16. Davidson, R., and J.-Y. Duclos. 2000. Statistical inference for stochastic dominance and for the measurement of poverty and inequality. Econometrica 68: 1435–1464.CrossRefGoogle Scholar
  17. Dinardo, J., and T. Lemieux. 1997. Diverging male wage inequality in the United States and Canada 1981–1988: Do institutions explain the difference? Industrial and Labour Relations Review 50: 629–651.Google Scholar
  18. Dobkins, L., and Y. Ioannides. 2000. Dynamic evolution of the U.S. city size distribution. In Economics of cities, ed. J.M. Huriot and J.F. Thisse. Cambridge: Cambridge University Press.Google Scholar
  19. Duclos, J.-Y., J. Esteban, and D. Ray. 2004. Polarization: concepts, measurement, estimation. Econometrica 72: 1737–1773.CrossRefGoogle Scholar
  20. Durlauf, S., and D.T. Quah. 1999. The new empirics of economic growth. In Handbook of macroeconomics, ed. J.B. Taylor and M. Woodford, vol. 1A. Amsterdam: North Holland.Google Scholar
  21. Esteban, J.-M., and D. Ray. 1994. On the measurement of polarization. Econometrica 62: 819–851.CrossRefGoogle Scholar
  22. Foster, J., J. Greer, and E. Thorbecke. 1984. A class of decomposable poverty measures. Econometrica 52: 761–766.CrossRefGoogle Scholar
  23. Foster, J., and M. Wolfson. 1992. Polarization and the decline of the middle class: Canada and the US Mimeo. Nashville: Vanderbilt University.Google Scholar
  24. Good, I., and R. Gaskins. 1980. Density estimation and bump-hunting by the penalised likelihood method exemplified by scattering and meteorite data. Journal of the American Statistical Association 75: 42–56.CrossRefGoogle Scholar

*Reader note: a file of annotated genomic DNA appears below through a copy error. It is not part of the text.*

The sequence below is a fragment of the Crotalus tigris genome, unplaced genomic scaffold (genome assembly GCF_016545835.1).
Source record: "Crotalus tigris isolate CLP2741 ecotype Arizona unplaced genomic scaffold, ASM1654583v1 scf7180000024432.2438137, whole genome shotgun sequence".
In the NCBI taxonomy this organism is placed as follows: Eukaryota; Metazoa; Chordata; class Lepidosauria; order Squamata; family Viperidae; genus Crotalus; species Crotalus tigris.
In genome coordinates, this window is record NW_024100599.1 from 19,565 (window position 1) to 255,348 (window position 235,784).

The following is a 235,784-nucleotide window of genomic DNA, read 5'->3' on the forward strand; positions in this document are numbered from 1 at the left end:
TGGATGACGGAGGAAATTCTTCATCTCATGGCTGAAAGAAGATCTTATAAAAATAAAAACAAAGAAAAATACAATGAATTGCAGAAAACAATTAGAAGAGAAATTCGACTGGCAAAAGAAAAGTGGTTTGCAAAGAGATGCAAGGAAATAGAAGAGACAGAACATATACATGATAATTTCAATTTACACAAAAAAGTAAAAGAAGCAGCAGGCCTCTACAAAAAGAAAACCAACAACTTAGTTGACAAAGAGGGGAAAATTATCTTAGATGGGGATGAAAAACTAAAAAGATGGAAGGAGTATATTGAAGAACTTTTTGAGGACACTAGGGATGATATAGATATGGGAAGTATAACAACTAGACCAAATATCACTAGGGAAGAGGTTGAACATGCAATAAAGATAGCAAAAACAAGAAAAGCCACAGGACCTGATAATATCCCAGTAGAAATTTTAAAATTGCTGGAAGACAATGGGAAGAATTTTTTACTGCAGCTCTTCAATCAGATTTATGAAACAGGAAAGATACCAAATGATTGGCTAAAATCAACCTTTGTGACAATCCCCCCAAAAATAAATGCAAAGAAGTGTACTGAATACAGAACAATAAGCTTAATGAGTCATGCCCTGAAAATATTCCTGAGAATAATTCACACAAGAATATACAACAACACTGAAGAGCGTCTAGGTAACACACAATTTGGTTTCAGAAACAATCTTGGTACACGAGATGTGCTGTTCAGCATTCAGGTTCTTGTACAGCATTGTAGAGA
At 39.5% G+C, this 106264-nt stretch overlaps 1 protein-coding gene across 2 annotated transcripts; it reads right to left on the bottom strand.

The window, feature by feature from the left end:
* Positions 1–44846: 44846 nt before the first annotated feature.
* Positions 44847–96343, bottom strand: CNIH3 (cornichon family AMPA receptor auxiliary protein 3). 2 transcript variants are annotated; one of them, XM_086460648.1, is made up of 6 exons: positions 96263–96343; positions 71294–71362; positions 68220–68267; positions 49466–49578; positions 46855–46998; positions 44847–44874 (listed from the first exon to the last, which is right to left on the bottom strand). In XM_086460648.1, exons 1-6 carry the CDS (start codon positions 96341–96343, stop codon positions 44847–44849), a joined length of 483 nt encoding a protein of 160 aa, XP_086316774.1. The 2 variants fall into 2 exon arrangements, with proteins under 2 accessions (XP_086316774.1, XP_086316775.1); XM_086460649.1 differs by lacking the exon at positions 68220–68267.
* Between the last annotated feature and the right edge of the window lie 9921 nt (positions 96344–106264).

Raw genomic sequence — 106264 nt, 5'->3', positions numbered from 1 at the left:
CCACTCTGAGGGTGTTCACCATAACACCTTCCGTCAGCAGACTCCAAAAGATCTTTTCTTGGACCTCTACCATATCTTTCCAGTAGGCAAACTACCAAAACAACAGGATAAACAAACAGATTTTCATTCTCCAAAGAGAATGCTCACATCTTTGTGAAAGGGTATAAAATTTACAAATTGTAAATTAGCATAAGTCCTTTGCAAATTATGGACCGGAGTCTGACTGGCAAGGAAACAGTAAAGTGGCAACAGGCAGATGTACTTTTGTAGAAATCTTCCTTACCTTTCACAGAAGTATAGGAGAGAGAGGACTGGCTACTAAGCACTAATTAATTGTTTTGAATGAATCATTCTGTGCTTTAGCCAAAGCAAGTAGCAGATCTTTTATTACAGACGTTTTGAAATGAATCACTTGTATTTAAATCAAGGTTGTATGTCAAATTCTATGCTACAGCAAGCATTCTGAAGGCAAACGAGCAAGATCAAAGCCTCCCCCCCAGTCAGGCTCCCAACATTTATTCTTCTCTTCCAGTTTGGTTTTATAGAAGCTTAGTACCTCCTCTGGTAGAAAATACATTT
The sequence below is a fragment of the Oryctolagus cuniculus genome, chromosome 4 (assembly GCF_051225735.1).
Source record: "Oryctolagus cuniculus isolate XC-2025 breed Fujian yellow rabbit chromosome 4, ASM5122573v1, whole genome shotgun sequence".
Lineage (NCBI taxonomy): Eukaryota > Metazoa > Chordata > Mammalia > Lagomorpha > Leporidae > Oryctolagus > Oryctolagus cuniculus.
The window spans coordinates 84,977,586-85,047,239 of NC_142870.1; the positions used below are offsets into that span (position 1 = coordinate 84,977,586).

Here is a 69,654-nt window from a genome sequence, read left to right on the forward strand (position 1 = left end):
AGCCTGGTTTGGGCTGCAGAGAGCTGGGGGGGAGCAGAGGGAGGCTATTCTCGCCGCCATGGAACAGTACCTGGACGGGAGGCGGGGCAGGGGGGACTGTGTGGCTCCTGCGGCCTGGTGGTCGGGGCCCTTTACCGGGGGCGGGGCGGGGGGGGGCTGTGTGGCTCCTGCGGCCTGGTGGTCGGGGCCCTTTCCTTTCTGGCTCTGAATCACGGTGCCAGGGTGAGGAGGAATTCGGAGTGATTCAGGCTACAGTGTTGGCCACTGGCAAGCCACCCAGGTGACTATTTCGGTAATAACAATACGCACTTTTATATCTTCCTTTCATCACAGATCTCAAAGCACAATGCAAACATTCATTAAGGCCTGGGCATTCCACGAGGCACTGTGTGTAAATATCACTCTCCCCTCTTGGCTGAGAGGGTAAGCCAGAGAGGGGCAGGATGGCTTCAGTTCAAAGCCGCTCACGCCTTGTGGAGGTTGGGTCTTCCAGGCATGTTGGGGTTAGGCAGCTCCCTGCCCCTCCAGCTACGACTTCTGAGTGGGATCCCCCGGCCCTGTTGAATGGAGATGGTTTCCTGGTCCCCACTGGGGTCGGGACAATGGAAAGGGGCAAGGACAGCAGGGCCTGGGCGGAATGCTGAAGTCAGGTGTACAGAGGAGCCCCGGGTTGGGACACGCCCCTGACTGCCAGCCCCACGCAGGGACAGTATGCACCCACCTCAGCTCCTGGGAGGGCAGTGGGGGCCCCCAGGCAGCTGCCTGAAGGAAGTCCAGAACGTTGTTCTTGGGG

25. Hartigan, J., and P. Hartigan. 1985. The dip test of unimodality. Annals of Statistics 13: 70–84.CrossRefGoogle Scholar
  26. Jenkins, S. 1996. Recent trends in the U.K. income distribution: What happened and why? Oxford Review of Economic Policy 12: 29–46.CrossRefGoogle Scholar
  27. Jones, C. 1997. On the evolution of the world income distribution. Journal of Economic Perspectives 11(3): 19–36.CrossRefGoogle Scholar
  28. Keefer, P., and S. Knack. 2002. Polarization, politics and property rights: Links between inequality and growth. Public Choice 111: 127–154.CrossRefGoogle Scholar
  29. Koshevoy, G., and K. Mosler. 1997. Multivariate Gini indices. Journal of Multivariate Analysis 60: 252–276.CrossRefGoogle Scholar
  30. Levy, F., and R. Murnane. 1992. US earnings inequality: A review of recent trends and proposed explanations. Journal of Economic Literature 30: 1333–1381.Google Scholar
  31. Linton, O., Maasoumi, E. and Whang, Y.-J.2002. Consistent testing for stochastic dominance: A subsampling approach. Discussion Paper No.EM/02/433.STICERD, London School of Economics.Google Scholar
  32. McFadden, D. 1989. In Testing for stochastic dominance in studies in the economics of uncertainty (in honor of Josef Hadar), ed. T. Fomby and T. Seo. New York: Springer.Google Scholar
  33. Quah, D. 1997. Empirics for growth and distribution: stratification, polarization, and convergence clubs. Journal of Economic Growth 2: 27–59.CrossRefGoogle Scholar
  34. Wang, Y.Q., and K.Y. Tsui. 2000. Polarization orderings and new classes of polarization indices. Journal of Public Economic Theory 2: 349–363.CrossRefGoogle Scholar
  35. Wolfson, M. 1994. When inequalities diverge. American Economic Review Papers and Proceedings 84: 353–358.Google Scholar
  36. Wolfson, M. 1997. Divergent inequalities: Theory and empirical results. Review of Income and Wealth 43: 401–421.CrossRefGoogle Scholar
  37. Yitzhaki, S. 1994. Economic distance and overlapping of distributions. Journal of Econometrics 61: 147–159.CrossRefGoogle Scholar

Copyright information

© Macmillan Publishers Ltd. 2018

Authors and Affiliations

  • Gordon Anderson
    • 1
  1. 1.